Vaccines are one of the most significant medical breakthroughs. In some nations, pharmacists are authorized to deliver vaccines directly in pharmacies, resulting in an increase in immunization rates and a significant increase in population consensus. The major goal was to gauge pharmacy consumers’ reactions to the plan to allow pharmacists to give vaccinations. The establishment of a vaccination pharmacist was supported by 85 percent of respondents. The findings suggest that respondents with an elderly-dependent family had more favorable opinions toward the implementation of this service. Furthermore, there is a larger likelihood of good sentiments about the installation of the vaccinating pharmacist among people who have positive attitudes toward vaccinations. Furthermore, just 8% of interviewees regard the pharmacist as a source of information on vaccinations. The statistics show that pharmacists have received overwhelmingly positive responses on the topic of being authorized to give vaccinations. However, this service may face challenges such as financial difficulties and criticism from other health experts.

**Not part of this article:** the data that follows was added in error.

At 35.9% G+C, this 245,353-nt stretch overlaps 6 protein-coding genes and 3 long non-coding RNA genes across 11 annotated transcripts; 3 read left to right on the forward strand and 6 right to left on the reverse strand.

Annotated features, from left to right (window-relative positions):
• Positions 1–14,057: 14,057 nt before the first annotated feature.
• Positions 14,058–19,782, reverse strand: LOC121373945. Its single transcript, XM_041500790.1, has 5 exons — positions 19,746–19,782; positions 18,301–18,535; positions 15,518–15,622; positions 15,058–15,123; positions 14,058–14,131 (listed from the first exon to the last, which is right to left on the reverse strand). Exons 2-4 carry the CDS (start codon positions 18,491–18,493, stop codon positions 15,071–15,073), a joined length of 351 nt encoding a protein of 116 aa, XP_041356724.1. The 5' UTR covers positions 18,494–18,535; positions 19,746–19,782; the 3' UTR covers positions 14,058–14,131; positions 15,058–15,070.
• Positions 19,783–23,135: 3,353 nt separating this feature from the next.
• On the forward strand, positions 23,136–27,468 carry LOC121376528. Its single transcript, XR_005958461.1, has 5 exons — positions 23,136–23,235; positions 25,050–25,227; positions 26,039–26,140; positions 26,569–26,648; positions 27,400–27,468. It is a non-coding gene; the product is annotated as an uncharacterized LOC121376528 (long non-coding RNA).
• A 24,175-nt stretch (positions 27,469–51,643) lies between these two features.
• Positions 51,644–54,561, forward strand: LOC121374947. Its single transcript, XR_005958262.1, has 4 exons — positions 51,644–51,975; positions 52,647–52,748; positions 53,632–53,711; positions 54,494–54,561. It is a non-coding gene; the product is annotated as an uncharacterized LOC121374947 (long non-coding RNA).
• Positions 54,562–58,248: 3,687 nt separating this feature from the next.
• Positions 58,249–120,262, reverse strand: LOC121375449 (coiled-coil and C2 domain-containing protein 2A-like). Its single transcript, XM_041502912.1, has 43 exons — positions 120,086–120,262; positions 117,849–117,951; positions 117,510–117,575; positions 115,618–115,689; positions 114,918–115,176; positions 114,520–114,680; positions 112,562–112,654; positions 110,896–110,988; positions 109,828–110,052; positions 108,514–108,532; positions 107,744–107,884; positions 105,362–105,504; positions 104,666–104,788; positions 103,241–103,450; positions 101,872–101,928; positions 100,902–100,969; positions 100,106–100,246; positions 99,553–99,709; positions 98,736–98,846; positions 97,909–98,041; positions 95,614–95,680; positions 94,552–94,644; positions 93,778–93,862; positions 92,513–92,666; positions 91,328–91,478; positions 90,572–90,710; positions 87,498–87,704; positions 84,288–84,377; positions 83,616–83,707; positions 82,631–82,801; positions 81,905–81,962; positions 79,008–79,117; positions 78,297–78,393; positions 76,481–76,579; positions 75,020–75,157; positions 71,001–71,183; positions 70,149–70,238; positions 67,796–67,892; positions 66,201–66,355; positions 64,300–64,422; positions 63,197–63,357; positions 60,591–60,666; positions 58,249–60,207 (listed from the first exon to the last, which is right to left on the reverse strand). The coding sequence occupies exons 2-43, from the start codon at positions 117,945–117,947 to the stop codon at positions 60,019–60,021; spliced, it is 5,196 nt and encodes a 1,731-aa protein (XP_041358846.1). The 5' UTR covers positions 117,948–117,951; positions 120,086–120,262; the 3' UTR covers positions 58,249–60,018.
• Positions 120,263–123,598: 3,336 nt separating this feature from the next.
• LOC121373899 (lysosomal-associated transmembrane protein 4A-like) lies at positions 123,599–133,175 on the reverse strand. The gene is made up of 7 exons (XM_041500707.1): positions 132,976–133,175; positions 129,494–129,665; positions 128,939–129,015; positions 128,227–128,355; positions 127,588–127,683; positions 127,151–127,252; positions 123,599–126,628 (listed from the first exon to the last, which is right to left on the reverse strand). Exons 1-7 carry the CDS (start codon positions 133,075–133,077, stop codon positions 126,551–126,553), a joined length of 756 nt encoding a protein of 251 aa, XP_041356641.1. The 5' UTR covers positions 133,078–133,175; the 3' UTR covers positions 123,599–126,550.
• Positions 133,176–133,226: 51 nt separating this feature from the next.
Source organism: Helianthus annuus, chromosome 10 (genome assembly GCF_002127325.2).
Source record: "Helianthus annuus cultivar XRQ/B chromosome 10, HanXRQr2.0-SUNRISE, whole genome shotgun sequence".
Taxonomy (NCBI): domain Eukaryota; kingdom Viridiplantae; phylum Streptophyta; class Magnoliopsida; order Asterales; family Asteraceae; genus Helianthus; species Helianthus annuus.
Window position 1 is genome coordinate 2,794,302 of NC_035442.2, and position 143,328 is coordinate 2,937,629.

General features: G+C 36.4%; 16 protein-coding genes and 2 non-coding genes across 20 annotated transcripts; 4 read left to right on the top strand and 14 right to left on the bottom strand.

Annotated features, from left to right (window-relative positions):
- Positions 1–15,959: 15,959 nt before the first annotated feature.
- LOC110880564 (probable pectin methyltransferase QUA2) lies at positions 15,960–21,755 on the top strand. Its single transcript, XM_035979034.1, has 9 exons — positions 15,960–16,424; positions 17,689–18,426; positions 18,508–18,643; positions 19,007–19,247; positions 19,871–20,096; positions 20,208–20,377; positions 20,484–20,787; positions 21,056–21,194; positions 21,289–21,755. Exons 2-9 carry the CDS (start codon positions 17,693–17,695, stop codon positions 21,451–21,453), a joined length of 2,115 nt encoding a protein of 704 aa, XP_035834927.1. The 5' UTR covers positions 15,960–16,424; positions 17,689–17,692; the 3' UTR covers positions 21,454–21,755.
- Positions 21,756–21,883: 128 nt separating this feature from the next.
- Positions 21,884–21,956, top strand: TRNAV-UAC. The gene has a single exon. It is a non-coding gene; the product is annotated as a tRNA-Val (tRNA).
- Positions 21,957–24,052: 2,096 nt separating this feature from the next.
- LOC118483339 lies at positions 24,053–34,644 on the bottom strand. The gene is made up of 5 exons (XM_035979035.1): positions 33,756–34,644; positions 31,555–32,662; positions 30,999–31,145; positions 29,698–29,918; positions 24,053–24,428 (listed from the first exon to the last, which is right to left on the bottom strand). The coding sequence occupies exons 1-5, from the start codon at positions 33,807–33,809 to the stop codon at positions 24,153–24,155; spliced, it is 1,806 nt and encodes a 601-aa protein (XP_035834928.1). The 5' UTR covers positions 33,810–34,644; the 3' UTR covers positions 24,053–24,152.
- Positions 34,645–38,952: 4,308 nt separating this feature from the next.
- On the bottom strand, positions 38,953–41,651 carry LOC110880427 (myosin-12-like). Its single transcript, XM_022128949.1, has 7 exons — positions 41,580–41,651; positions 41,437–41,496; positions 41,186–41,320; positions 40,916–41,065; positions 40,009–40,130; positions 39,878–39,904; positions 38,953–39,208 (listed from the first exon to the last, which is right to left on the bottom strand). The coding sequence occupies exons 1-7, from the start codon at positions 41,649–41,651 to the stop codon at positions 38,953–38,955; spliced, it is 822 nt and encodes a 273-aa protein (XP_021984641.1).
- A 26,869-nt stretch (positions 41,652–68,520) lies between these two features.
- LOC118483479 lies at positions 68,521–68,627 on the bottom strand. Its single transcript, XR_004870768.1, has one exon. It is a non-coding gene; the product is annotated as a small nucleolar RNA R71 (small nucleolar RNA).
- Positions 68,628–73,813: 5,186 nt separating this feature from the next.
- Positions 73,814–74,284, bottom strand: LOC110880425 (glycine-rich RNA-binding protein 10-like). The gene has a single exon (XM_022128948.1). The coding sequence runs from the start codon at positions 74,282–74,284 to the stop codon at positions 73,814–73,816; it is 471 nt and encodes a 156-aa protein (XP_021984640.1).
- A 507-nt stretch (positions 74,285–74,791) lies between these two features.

Data were collected at eight pharmacies in the northwest of Piedmont using face-to-face interviews and questionnaires. Descriptive statistics were used. The proportions and average values were compared using the 2 and t-tests. The Prevalence Ratio was employed as an indication for the relationships (PR). A modified Poisson regression with robust standard errors was used to compute the PR. The level of significance was set at 0.05, and the confidence interval was set at 95%.